“Individuals bring the world to Providence, and you have the opportunity to see the world here … That’s how the community benefits from it,” said John Walker, director of operations at IHRI. 

The opportunity to engage with the local community and find other members of the international community with shared experiences is what drew Delfina Vernet Ayerza to IHRI. Ayerza, who is from Argentina, moved to Providence in early 2020 with her husband, who is pursuing his PhD in economics at the University. Ayerza heard about IHRI through her husband's colleagues.

“When I came here, I was really alone,” Ayerza said. IHRI “was not only a good place to practice my English, but also to meet new people who are in the same situation and experiencing similar things.”

Today, Ayerza co-leads IHRI’s Rhode Island International Spouses Partners and Friends Association. 

“The idea is to welcome new spouses, partners and international visitors to Brown,” Ayerza said. The group began meeting in person last August and continues to do so every month to share their stories over meals and games.

IHRI returned to in-person operations after facing the difficulties of the COVID-19 pandemic.

During the pandemic, “it was much quieter because a lot of temporary visitors just weren’t coming … and there were people who were stuck here … who couldn’t get back,” Holt said. The appeal of IHRI’s physical community space was lost in the Zoom format, Holt added.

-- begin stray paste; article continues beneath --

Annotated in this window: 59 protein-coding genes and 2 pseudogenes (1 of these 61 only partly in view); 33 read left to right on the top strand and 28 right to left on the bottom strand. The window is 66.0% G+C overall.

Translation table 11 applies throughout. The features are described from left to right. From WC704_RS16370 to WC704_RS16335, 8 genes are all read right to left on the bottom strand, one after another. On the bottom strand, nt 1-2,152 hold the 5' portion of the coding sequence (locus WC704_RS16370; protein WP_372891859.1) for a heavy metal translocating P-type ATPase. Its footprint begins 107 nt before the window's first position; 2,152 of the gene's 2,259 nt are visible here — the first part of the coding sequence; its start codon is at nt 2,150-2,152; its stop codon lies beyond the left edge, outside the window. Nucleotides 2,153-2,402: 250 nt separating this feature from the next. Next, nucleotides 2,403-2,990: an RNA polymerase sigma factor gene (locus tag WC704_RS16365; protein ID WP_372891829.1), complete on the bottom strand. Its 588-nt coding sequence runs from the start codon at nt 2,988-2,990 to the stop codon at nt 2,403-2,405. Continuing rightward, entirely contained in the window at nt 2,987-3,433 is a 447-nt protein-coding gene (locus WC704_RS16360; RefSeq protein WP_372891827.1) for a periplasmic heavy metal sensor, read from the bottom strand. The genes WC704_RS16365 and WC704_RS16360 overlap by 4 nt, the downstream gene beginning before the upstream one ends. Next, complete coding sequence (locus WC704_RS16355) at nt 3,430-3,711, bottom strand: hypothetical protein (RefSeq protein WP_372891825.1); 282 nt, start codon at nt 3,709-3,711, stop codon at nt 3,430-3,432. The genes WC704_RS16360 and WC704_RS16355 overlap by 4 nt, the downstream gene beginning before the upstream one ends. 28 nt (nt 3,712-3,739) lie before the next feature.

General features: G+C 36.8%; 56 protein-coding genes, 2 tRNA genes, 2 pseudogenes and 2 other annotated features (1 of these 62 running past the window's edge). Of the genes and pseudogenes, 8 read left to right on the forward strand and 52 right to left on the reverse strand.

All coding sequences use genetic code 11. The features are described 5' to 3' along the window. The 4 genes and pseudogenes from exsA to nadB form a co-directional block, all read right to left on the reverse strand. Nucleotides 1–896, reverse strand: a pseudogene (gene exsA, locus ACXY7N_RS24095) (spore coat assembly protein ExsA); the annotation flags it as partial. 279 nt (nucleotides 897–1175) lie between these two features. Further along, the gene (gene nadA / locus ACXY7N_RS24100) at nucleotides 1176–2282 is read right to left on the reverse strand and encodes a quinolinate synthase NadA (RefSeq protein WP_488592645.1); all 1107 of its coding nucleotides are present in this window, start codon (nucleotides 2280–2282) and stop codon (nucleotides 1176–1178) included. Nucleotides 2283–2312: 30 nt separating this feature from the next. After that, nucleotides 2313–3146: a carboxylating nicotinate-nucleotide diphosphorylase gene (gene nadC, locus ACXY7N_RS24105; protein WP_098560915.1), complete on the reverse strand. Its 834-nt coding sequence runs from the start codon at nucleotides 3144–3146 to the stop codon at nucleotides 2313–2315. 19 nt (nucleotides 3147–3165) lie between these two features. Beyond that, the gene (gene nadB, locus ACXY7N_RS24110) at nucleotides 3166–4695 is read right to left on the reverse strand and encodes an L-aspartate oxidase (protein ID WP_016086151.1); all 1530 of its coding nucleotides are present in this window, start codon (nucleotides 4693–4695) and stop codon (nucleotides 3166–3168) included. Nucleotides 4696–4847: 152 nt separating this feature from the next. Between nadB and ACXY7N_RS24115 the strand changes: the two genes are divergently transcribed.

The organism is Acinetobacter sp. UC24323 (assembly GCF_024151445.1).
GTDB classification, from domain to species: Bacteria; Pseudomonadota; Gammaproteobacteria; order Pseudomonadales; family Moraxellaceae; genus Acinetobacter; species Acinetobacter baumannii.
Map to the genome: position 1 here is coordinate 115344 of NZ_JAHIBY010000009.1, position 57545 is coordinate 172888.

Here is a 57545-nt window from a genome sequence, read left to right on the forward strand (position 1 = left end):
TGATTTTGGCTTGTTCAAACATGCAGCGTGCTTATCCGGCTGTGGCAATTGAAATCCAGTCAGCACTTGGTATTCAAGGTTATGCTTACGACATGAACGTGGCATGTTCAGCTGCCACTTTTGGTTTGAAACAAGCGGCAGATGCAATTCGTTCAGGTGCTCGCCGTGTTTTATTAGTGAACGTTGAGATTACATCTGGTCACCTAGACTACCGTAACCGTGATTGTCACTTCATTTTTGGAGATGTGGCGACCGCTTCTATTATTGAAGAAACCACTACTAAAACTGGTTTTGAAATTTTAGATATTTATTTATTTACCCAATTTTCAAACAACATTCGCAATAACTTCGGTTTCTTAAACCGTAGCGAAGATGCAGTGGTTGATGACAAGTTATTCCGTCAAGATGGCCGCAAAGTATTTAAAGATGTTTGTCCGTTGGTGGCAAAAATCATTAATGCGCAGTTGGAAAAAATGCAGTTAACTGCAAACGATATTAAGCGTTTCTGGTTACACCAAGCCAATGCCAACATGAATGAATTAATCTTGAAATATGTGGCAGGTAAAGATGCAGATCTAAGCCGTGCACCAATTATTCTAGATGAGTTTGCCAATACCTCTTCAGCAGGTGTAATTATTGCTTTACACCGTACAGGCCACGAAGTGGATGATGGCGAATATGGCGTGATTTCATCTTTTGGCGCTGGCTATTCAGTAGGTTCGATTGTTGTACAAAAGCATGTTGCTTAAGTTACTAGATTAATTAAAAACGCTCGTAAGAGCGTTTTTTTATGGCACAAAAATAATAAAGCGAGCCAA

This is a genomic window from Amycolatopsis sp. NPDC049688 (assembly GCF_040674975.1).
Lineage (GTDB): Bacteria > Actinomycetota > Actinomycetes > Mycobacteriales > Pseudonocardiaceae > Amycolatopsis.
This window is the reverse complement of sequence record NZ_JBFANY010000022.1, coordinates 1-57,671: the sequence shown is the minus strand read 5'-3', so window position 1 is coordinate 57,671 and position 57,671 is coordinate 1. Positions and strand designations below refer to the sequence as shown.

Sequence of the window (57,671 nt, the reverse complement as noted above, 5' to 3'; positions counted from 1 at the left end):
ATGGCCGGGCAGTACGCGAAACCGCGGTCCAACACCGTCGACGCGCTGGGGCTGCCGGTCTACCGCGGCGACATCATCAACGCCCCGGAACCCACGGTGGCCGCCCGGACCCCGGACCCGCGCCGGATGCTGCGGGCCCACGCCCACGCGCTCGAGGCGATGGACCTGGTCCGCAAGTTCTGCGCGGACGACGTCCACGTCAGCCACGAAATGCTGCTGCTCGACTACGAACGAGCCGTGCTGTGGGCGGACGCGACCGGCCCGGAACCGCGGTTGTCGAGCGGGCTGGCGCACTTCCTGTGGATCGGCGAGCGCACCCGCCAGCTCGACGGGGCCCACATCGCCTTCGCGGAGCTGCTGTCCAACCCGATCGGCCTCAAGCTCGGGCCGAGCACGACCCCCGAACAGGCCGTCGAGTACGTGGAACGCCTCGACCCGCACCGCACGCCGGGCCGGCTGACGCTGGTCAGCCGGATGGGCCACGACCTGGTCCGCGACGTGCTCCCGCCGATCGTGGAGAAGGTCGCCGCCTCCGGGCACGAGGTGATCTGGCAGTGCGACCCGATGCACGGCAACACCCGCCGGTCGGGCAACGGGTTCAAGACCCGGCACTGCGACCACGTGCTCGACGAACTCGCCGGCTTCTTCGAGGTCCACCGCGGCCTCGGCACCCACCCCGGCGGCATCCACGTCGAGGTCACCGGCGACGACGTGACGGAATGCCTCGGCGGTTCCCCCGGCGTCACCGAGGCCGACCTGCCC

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Despite COVID-19 limiting the events that IHRI could host, Walker believes that the community bonds formed at the House remained strong throughout the pandemic. “The friendships that are developed at International House … are quite strong, and people want to come back,” he said. 

Some of Ayerza’s favorite memories at IHRI were also formed during the pandemic. “Even though (we are) on Zoom, we are creating this kind of bond … and people are willing to … open up,” she said.

Ayerza specifically recalled a poetry event in her virtual English class on the topic of personal identity, which she said will always remain special to her.